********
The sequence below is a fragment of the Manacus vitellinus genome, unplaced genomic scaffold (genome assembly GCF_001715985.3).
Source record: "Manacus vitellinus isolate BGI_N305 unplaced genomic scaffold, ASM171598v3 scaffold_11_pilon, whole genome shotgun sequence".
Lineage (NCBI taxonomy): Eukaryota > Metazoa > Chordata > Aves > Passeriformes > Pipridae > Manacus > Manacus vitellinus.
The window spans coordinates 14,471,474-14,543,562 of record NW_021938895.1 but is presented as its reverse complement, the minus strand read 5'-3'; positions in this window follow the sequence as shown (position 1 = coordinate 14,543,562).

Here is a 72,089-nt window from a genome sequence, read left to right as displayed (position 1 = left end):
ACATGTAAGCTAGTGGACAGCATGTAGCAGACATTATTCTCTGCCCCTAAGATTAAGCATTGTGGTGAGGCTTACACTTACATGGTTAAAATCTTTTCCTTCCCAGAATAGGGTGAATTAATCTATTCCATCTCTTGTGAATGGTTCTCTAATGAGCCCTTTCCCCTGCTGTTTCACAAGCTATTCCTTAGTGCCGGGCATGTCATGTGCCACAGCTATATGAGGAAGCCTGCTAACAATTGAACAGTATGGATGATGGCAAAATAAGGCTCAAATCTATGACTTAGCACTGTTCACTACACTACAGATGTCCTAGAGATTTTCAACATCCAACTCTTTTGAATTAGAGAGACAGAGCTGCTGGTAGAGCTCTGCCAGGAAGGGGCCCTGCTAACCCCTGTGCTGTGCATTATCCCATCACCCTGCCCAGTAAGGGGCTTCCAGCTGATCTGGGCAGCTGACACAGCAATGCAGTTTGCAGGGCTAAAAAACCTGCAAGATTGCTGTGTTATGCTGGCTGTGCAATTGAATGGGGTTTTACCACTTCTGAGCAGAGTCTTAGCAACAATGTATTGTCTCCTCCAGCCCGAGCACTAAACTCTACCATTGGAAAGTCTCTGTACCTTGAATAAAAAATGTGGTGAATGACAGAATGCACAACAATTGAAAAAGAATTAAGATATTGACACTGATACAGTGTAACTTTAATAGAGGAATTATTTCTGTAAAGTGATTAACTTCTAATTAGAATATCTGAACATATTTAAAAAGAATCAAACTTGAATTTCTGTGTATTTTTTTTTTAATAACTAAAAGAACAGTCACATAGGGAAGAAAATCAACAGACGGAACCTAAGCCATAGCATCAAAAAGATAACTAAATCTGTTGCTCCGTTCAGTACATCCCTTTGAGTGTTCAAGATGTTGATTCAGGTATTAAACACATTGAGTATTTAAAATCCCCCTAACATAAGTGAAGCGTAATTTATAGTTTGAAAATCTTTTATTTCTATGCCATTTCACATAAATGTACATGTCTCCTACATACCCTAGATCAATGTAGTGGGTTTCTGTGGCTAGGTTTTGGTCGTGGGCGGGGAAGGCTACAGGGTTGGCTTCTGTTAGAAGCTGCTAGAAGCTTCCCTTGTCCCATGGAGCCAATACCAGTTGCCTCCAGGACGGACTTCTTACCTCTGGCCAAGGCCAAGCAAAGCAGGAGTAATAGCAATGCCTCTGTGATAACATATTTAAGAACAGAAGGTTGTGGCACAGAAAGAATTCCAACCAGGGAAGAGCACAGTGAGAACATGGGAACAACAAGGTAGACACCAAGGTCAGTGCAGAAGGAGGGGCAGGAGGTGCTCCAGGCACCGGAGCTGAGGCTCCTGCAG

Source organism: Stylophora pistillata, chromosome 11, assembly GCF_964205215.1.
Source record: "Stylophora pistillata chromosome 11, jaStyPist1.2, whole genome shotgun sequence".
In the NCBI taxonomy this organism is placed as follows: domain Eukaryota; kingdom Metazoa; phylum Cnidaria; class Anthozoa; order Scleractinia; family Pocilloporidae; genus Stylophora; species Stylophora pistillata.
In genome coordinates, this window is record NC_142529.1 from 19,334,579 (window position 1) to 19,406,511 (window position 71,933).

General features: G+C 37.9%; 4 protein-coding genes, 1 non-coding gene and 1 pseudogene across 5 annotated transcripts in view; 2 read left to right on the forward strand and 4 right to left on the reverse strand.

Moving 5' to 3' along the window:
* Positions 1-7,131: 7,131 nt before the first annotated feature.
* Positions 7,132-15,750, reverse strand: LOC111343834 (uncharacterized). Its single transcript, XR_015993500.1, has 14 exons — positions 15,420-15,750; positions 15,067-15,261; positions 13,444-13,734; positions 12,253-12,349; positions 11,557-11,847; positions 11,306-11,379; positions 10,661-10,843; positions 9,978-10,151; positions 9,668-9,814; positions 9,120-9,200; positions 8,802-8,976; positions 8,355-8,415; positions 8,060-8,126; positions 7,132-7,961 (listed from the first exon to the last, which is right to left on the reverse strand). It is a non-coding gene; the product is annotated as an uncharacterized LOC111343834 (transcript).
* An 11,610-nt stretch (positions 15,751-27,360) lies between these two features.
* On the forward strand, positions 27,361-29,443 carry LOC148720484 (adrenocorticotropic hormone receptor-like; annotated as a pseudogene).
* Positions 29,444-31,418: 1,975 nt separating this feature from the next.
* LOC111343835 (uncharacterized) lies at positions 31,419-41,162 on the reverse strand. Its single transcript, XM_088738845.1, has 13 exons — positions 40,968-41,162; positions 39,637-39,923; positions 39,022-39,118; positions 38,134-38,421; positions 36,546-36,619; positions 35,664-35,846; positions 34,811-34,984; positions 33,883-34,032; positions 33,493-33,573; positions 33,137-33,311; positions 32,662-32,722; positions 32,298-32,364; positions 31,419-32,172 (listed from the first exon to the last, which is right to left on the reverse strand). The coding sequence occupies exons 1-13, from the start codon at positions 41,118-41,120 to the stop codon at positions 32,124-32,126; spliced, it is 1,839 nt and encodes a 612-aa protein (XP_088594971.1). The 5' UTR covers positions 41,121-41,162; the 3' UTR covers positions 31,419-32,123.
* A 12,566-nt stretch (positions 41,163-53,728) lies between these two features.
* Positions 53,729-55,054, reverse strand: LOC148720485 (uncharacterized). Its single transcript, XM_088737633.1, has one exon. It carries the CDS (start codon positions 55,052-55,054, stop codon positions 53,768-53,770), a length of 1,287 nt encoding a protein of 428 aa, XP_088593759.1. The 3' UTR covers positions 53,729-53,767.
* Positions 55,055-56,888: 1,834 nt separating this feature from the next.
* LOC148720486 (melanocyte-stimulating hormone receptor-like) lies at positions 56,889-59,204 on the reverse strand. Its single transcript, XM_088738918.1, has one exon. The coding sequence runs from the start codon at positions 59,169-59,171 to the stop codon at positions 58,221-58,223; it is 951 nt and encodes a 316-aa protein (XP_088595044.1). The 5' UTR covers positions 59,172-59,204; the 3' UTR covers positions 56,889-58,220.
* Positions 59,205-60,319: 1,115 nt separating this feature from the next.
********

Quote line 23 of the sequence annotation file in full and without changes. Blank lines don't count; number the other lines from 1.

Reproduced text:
* Positions 59,205-60,319: 1,115 nt separating this feature from the next.